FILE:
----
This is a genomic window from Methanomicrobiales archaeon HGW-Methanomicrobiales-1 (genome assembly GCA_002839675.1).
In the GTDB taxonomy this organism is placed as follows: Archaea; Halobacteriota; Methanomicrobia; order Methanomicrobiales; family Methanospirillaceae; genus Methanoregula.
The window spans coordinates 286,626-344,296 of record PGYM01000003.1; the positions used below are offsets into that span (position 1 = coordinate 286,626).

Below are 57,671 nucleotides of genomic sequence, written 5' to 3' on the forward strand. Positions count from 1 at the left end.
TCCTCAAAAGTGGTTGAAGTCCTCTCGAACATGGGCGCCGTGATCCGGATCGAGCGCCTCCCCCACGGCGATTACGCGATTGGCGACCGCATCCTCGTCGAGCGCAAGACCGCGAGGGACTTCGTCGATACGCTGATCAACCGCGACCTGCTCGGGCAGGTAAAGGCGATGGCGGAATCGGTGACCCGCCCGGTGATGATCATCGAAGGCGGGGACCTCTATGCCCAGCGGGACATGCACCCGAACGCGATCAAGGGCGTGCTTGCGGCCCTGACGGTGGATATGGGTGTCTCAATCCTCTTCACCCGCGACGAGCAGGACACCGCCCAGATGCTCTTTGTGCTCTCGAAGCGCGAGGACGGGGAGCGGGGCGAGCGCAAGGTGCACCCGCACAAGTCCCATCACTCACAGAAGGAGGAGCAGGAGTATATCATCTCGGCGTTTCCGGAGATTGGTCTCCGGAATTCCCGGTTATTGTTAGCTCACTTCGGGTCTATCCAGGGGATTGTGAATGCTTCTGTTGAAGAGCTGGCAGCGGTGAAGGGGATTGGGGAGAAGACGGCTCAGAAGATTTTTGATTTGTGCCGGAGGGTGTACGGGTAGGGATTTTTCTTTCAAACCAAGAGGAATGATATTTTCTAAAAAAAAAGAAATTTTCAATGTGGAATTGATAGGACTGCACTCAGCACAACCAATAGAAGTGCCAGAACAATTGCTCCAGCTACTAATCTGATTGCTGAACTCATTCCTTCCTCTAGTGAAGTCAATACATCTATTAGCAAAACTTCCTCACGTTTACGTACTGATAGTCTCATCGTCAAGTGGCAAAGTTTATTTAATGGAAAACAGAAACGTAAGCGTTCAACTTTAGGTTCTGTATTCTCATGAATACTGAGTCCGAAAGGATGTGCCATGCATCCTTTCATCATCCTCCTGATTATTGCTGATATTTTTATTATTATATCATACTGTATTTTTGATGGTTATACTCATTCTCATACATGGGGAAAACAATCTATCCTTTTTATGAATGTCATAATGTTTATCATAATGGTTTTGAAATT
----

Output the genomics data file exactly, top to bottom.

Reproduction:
This is a genomic window from Methanomicrobiales archaeon HGW-Methanomicrobiales-1 (genome assembly GCA_002839675.1).
In the GTDB taxonomy this organism is placed as follows: Archaea; Halobacteriota; Methanomicrobia; order Methanomicrobiales; family Methanospirillaceae; genus Methanoregula.
The window spans coordinates 286,626-344,296 of record PGYM01000003.1; the positions used below are offsets into that span (position 1 = coordinate 286,626).

Below are 57,671 nucleotides of genomic sequence, written 5' to 3' on the forward strand. Positions count from 1 at the left end.
TCCTCAAAAGTGGTTGAAGTCCTCTCGAACATGGGCGCCGTGATCCGGATCGAGCGCCTCCCCCACGGCGATTACGCGATTGGCGACCGCATCCTCGTCGAGCGCAAGACCGCGAGGGACTTCGTCGATACGCTGATCAACCGCGACCTGCTCGGGCAGGTAAAGGCGATGGCGGAATCGGTGACCCGCCCGGTGATGATCATCGAAGGCGGGGACCTCTATGCCCAGCGGGACATGCACCCGAACGCGATCAAGGGCGTGCTTGCGGCCCTGACGGTGGATATGGGTGTCTCAATCCTCTTCACCCGCGACGAGCAGGACACCGCCCAGATGCTCTTTGTGCTCTCGAAGCGCGAGGACGGGGAGCGGGGCGAGCGCAAGGTGCACCCGCACAAGTCCCATCACTCACAGAAGGAGGAGCAGGAGTATATCATCTCGGCGTTTCCGGAGATTGGTCTCCGGAATTCCCGGTTATTGTTAGCTCACTTCGGGTCTATCCAGGGGATTGTGAATGCTTCTGTTGAAGAGCTGGCAGCGGTGAAGGGGATTGGGGAGAAGACGGCTCAGAAGATTTTTGATTTGTGCCGGAGGGTGTACGGGTAGGGATTTTTCTTTCAAACCAAGAGGAATGATATTTTCTAAAAAAAAAGAAATTTTCAATGTGGAATTGATAGGACTGCACTCAGCACAACCAATAGAAGTGCCAGAACAATTGCTCCAGCTACTAATCTGATTGCTGAACTCATTCCTTCCTCTAGTGAAGTCAATACATCTATTAGCAAAACTTCCTCACGTTTACGTACTGATAGTCTCATCGTCAAGTGGCAAAGTTTATTTAATGGAAAACAGAAACGTAAGCGTTCAACTTTAGGTTCTGTATTCTCATGAATACTGAGTCCGAAAGGATGTGCCATGCATCCTTTCATCATCCTCCTGATTATTGCTGATATTTTTATTATTATATCATACTGTATTTTTGATGGTTATACTCATTCTCATACATGGGGAAAACAATCTATCCTTTTTATGAATGTCATAATGTTTATCATAATGGTTTTGAAATT